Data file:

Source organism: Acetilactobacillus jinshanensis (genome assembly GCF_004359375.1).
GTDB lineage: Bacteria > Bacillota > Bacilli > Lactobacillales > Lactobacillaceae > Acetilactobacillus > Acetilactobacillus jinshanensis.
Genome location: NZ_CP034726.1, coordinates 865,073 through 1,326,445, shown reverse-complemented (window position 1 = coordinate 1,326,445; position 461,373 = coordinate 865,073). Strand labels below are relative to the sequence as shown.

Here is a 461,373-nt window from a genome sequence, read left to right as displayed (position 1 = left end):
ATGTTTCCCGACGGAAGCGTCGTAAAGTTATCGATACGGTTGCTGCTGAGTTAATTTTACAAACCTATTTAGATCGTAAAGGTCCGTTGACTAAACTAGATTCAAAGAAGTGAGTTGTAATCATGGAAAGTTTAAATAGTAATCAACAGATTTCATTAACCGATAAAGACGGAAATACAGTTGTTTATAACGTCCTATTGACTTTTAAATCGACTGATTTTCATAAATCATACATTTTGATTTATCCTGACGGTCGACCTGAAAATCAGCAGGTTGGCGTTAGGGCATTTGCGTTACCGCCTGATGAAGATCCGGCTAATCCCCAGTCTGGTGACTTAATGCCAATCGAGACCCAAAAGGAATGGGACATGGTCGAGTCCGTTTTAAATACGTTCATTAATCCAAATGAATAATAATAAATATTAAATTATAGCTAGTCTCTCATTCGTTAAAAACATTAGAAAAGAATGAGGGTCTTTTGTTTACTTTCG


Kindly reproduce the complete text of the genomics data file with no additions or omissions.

Source organism: Acetilactobacillus jinshanensis (genome assembly GCF_004359375.1).
GTDB lineage: Bacteria > Bacillota > Bacilli > Lactobacillales > Lactobacillaceae > Acetilactobacillus > Acetilactobacillus jinshanensis.
Genome location: NZ_CP034726.1, coordinates 865,073 through 1,326,445, shown reverse-complemented (window position 1 = coordinate 1,326,445; position 461,373 = coordinate 865,073). Strand labels below are relative to the sequence as shown.

Here is a 461,373-nt window from a genome sequence, read left to right as displayed (position 1 = left end):
ATGTTTCCCGACGGAAGCGTCGTAAAGTTATCGATACGGTTGCTGCTGAGTTAATTTTACAAACCTATTTAGATCGTAAAGGTCCGTTGACTAAACTAGATTCAAAGAAGTGAGTTGTAATCATGGAAAGTTTAAATAGTAATCAACAGATTTCATTAACCGATAAAGACGGAAATACAGTTGTTTATAACGTCCTATTGACTTTTAAATCGACTGATTTTCATAAATCATACATTTTGATTTATCCTGACGGTCGACCTGAAAATCAGCAGGTTGGCGTTAGGGCATTTGCGTTACCGCCTGATGAAGATCCGGCTAATCCCCAGTCTGGTGACTTAATGCCAATCGAGACCCAAAAGGAATGGGACATGGTCGAGTCCGTTTTAAATACGTTCATTAATCCAAATGAATAATAATAAATATTAAATTATAGCTAGTCTCTCATTCGTTAAAAACATTAGAAAAGAATGAGGGTCTTTTGTTTACTTTCG